Half of Britain’s butterfly species are now listed as endangered after five more joined the new ‘red list’ of endangered butterflies.
The rise in the number of species listed as ‘vulnerable’ from nine in 2011 to 16 today is a warning that time is running out to save the 58 resident species, according to Butterfly Conservation, which compiled the Red List from data scientific monitoring according to criteria established by the International Union for Conservation of Nature (IUCN).
But there are positive trends on the list, which covers data from 2010 to 2019, with two of the most endangered species, the greater blue fritillary and the greater brown fritillary, moving out of the most at-risk category. after targeted storage.
The big blue, which went extinct in 1979 but was reintroduced from Sweden, has been upgraded from “critically endangered” to “near threatened”, the least risky of the IUCN’s assessments as endangered apart from ” least worrying”. It thrives in restored wildflower meadows in the Cotswolds and Somerset.
In recent years, the tall brown fritillary has been considered the species most likely to become extinct since the big blue.
But conservation efforts in the southwest of England and at its only remaining site in Wales have proven successful. The butterfly has rebounded, although its distribution at sites continues to decline, meaning it is now ‘vulnerable’ rather than ‘critically endangered’.
“Given that the overall picture is one of increasing risk, the fact that highly threatened species that have been the focus of conservation efforts have become less threatened is a real benefit,” said Richard Fox of Butterfly. Conservation. “With considerable effort and resources, we can at least conserve these species and, in some cases, reverse them.”
Other success stories include the Duke of Burgundy and the Pearl-lined Fritillary, which were upgraded from ‘endangered’ to ‘vulnerable’ after targeted conservation actions by charities and local communities.
But there are growing concerns for other once-thriving species that have slipped into the “vulnerable” category. Adonis blue, chalk blue and silver speckled skipper has moved despite decades of conservation work increasing their numbers.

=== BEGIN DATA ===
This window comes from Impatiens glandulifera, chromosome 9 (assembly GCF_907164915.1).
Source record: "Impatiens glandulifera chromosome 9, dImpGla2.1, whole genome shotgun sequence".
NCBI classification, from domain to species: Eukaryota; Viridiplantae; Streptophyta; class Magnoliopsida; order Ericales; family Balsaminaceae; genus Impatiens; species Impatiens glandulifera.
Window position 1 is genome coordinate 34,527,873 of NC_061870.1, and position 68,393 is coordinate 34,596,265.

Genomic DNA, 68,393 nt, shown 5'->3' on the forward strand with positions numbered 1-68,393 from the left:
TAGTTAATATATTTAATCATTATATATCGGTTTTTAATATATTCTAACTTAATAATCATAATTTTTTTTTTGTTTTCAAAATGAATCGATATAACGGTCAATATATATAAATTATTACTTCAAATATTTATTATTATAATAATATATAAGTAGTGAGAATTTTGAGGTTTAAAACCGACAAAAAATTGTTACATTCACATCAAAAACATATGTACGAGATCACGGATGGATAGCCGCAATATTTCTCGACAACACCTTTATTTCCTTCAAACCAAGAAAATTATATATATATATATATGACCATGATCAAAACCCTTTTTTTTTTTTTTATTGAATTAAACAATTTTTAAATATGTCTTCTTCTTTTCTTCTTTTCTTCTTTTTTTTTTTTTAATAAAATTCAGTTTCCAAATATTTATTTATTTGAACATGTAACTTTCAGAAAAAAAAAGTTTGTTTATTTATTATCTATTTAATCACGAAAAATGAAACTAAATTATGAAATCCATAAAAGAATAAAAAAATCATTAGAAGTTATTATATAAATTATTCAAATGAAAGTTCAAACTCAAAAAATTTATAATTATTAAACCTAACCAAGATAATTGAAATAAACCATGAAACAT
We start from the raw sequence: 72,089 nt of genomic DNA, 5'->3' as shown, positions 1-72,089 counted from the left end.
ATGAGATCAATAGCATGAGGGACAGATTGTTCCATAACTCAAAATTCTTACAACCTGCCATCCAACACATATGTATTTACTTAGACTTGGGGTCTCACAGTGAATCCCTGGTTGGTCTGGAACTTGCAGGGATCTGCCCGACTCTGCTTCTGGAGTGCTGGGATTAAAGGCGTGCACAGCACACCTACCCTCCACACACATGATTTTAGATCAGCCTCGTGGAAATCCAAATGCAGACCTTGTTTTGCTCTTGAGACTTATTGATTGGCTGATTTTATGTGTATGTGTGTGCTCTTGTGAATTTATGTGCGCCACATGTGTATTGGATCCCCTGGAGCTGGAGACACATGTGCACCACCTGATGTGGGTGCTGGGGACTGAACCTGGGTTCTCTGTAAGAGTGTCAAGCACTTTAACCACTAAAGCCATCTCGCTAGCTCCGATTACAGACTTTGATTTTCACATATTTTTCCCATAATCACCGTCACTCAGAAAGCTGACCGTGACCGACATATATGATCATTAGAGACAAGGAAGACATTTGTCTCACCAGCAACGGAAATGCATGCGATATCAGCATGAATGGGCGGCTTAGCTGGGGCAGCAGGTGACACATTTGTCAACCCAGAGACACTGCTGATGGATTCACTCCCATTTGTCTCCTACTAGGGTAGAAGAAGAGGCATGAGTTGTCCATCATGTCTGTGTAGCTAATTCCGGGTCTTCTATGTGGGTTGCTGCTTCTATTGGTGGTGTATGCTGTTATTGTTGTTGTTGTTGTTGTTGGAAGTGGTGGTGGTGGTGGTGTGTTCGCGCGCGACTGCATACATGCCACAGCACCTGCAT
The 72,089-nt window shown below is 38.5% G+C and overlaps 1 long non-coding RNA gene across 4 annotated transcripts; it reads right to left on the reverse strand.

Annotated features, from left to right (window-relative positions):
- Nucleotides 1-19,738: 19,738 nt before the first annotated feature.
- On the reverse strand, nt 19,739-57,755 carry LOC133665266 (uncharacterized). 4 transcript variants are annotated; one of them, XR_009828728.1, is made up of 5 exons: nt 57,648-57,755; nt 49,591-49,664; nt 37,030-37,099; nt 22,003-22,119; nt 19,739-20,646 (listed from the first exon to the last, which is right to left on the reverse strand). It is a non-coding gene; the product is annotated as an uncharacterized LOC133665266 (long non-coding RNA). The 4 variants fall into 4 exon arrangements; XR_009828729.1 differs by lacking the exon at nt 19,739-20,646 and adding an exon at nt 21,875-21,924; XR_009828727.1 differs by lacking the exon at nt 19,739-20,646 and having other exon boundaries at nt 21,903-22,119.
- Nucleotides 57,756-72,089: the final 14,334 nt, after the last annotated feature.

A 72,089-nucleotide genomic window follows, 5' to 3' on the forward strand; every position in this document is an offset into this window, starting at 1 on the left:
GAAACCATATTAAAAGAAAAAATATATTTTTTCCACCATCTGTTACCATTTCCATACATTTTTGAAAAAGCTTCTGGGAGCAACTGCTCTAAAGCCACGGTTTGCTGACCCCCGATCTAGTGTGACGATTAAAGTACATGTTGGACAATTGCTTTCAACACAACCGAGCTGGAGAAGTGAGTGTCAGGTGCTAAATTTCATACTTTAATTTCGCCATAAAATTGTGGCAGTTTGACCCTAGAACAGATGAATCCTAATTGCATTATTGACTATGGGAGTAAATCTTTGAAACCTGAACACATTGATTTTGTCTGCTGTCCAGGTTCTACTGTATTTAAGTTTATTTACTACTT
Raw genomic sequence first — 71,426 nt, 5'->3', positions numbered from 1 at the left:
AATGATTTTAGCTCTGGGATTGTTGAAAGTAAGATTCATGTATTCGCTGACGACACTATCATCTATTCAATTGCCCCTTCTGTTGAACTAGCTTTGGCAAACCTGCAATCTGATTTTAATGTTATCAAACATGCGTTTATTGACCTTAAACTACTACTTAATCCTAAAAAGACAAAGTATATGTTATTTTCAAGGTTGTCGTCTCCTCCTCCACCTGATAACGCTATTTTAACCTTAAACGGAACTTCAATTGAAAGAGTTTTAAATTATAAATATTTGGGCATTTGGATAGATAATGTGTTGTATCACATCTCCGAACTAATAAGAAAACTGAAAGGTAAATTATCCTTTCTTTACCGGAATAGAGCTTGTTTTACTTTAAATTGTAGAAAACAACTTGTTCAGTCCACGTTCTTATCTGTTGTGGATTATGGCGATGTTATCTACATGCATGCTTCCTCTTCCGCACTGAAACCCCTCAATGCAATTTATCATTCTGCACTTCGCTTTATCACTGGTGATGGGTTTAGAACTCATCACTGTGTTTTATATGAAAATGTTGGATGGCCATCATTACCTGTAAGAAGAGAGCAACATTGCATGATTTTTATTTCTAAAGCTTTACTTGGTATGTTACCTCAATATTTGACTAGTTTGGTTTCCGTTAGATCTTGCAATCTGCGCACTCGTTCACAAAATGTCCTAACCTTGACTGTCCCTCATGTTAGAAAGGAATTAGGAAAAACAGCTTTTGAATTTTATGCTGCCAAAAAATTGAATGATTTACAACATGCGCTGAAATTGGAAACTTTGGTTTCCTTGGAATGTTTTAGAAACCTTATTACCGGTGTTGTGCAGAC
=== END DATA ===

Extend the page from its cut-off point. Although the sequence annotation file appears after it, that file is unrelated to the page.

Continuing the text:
All three species require warm, short, flower-rich chalk grasslands, and all declined disastrously in the mid-20th century with the loss of these grasslands and a reduction in traditional grazing.
Since the 1980s, all three have been revived and seemed to benefit from global warming, moving north to new locations. However, their decline over the past decade may be caused by new factors, such as increased nitrogen deposition – from agricultural fertilizers and vehicle pollution – which lead to vigorous grasses crowding out caterpillars. more delicate wildflower moths that wildflower moth caterpillars need to survive.
“It’s disappointing to see these species return to the threatened group,” Fox said. “Insidious changes in the environment due to climate change or nitrogen or both mean that the habitat created by conservation management 20 years ago does not necessarily produce the same results today.
“Land managers must continually experiment to produce suitable habitats for species like these, because everything else changes. In the Nederlands, scientists are convinced that nitrogen deposition is a major factor in the decline of some of their rare butterflies.
The negative impact of global warming is evident in the inclusion in the threatened categories of the four butterflies found in cooler northern habitats. Greater heather, scotch argus and northern brown argus are now listed as ‘threatened’ and ringlet as ‘near threatened’. ”. All four species are likely to disappear from southern parts of their range.
The Red List requires five years of positive data before an endangered species can be considered reviving, so the new list does not yet reveal any improvements.
These include a resurgence for whitewood after intensive conservation management. While another butterfly, the large tortoiseshell, listed as extinct, has mysteriously reappeared in several locations in southern England as a breeding butterfly since 2019.